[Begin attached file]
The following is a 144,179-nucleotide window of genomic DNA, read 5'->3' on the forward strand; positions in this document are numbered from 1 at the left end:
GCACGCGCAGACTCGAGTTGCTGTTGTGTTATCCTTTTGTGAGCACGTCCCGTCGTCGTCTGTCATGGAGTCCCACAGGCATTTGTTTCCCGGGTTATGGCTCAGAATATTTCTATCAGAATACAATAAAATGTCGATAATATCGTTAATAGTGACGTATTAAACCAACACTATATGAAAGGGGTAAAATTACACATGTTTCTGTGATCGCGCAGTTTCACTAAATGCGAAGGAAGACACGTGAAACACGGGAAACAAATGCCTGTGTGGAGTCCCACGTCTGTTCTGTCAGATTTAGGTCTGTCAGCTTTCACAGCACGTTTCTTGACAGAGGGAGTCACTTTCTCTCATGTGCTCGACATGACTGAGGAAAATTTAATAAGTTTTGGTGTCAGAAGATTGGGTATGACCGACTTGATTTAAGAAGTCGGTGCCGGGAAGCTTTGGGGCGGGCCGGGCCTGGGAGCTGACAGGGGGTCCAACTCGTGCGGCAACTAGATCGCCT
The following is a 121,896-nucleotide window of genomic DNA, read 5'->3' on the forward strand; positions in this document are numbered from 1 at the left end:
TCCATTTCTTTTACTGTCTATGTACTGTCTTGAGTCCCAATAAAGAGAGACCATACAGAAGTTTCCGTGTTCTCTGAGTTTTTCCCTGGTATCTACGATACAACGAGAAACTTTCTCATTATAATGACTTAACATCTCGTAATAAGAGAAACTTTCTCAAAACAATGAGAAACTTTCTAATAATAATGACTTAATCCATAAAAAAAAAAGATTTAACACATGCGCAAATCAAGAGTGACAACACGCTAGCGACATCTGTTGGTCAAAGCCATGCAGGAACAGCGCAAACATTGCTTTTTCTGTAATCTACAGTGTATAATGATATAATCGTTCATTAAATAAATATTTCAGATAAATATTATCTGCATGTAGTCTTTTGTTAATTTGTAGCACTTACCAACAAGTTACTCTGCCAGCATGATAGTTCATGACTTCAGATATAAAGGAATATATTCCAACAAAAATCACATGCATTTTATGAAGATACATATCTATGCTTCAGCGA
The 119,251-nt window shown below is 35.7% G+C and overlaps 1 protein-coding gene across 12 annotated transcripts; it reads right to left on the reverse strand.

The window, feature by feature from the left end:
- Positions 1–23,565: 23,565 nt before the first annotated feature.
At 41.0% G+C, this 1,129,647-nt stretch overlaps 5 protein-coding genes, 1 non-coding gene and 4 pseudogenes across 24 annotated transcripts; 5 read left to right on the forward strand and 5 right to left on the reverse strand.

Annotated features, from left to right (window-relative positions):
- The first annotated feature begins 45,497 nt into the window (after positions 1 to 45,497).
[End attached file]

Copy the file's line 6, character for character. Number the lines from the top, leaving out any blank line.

The window, feature by feature from the left end: